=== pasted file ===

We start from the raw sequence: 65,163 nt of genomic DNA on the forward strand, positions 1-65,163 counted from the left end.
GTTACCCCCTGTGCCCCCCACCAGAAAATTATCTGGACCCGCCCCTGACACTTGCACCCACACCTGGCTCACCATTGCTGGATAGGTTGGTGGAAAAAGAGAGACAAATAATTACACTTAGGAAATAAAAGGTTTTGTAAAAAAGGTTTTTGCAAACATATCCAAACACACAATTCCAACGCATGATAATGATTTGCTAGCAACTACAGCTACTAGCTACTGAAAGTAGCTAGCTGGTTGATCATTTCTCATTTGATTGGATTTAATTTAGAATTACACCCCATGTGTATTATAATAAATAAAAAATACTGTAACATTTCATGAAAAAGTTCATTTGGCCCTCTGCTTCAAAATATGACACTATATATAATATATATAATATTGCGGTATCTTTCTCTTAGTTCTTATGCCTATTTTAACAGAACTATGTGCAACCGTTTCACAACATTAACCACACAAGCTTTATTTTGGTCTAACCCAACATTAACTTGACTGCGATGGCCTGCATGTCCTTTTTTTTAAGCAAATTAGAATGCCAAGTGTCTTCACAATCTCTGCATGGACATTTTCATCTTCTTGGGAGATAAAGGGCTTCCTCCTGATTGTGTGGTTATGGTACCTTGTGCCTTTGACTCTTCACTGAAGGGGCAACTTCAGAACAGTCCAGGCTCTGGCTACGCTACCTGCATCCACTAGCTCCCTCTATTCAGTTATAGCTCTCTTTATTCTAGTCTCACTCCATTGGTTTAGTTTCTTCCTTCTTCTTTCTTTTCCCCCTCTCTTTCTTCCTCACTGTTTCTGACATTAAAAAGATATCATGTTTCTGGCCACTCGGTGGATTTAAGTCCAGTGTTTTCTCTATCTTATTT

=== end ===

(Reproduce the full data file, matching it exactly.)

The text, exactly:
We start from the raw sequence: 65,163 nt of genomic DNA on the forward strand, positions 1-65,163 counted from the left end.
GTTACCCCCTGTGCCCCCCACCAGAAAATTATCTGGACCCGCCCCTGACACTTGCACCCACACCTGGCTCACCATTGCTGGATAGGTTGGTGGAAAAAGAGAGACAAATAATTACACTTAGGAAATAAAAGGTTTTGTAAAAAAGGTTTTTGCAAACATATCCAAACACACAATTCCAACGCATGATAATGATTTGCTAGCAACTACAGCTACTAGCTACTGAAAGTAGCTAGCTGGTTGATCATTTCTCATTTGATTGGATTTAATTTAGAATTACACCCCATGTGTATTATAATAAATAAAAAATACTGTAACATTTCATGAAAAAGTTCATTTGGCCCTCTGCTTCAAAATATGACACTATATATAATATATATAATATTGCGGTATCTTTCTCTTAGTTCTTATGCCTATTTTAACAGAACTATGTGCAACCGTTTCACAACATTAACCACACAAGCTTTATTTTGGTCTAACCCAACATTAACTTGACTGCGATGGCCTGCATGTCCTTTTTTTTAAGCAAATTAGAATGCCAAGTGTCTTCACAATCTCTGCATGGACATTTTCATCTTCTTGGGAGATAAAGGGCTTCCTCCTGATTGTGTGGTTATGGTACCTTGTGCCTTTGACTCTTCACTGAAGGGGCAACTTCAGAACAGTCCAGGCTCTGGCTACGCTACCTGCATCCACTAGCTCCCTCTATTCAGTTATAGCTCTCTTTATTCTAGTCTCACTCCATTGGTTTAGTTTCTTCCTTCTTCTTTCTTTTCCCCCTCTCTTTCTTCCTCACTGTTTCTGACATTAAAAAGATATCATGTTTCTGGCCACTCGGTGGATTTAAGTCCAGTGTTTTCTCTATCTTATTT